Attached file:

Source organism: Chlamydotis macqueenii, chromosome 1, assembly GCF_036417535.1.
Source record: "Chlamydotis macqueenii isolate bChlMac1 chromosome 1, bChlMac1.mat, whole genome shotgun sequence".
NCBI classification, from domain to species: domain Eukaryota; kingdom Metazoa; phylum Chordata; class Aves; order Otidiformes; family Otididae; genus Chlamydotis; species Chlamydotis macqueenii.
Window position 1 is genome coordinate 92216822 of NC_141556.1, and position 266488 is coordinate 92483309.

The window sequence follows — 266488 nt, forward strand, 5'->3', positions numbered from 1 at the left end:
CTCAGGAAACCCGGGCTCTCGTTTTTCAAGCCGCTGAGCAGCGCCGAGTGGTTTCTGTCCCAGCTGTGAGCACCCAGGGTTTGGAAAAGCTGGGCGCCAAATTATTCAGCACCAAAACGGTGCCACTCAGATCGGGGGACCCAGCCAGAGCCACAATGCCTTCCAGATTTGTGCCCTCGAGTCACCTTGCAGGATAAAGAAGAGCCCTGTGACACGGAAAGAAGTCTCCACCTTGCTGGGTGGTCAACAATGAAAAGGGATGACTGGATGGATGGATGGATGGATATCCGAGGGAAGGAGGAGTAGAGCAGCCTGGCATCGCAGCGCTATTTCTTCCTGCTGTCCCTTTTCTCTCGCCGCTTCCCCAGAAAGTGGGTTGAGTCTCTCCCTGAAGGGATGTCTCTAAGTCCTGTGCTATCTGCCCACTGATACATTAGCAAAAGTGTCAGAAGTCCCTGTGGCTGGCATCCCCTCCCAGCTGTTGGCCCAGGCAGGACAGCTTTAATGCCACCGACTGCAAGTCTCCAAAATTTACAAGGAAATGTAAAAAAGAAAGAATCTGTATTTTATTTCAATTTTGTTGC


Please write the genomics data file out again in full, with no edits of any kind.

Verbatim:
Source organism: Chlamydotis macqueenii, chromosome 1, assembly GCF_036417535.1.
Source record: "Chlamydotis macqueenii isolate bChlMac1 chromosome 1, bChlMac1.mat, whole genome shotgun sequence".
NCBI classification, from domain to species: domain Eukaryota; kingdom Metazoa; phylum Chordata; class Aves; order Otidiformes; family Otididae; genus Chlamydotis; species Chlamydotis macqueenii.
Window position 1 is genome coordinate 92216822 of NC_141556.1, and position 266488 is coordinate 92483309.

The window sequence follows — 266488 nt, forward strand, 5'->3', positions numbered from 1 at the left end:
CTCAGGAAACCCGGGCTCTCGTTTTTCAAGCCGCTGAGCAGCGCCGAGTGGTTTCTGTCCCAGCTGTGAGCACCCAGGGTTTGGAAAAGCTGGGCGCCAAATTATTCAGCACCAAAACGGTGCCACTCAGATCGGGGGACCCAGCCAGAGCCACAATGCCTTCCAGATTTGTGCCCTCGAGTCACCTTGCAGGATAAAGAAGAGCCCTGTGACACGGAAAGAAGTCTCCACCTTGCTGGGTGGTCAACAATGAAAAGGGATGACTGGATGGATGGATGGATGGATATCCGAGGGAAGGAGGAGTAGAGCAGCCTGGCATCGCAGCGCTATTTCTTCCTGCTGTCCCTTTTCTCTCGCCGCTTCCCCAGAAAGTGGGTTGAGTCTCTCCCTGAAGGGATGTCTCTAAGTCCTGTGCTATCTGCCCACTGATACATTAGCAAAAGTGTCAGAAGTCCCTGTGGCTGGCATCCCCTCCCAGCTGTTGGCCCAGGCAGGACAGCTTTAATGCCACCGACTGCAAGTCTCCAAAATTTACAAGGAAATGTAAAAAAGAAAGAATCTGTATTTTATTTCAATTTTGTTGC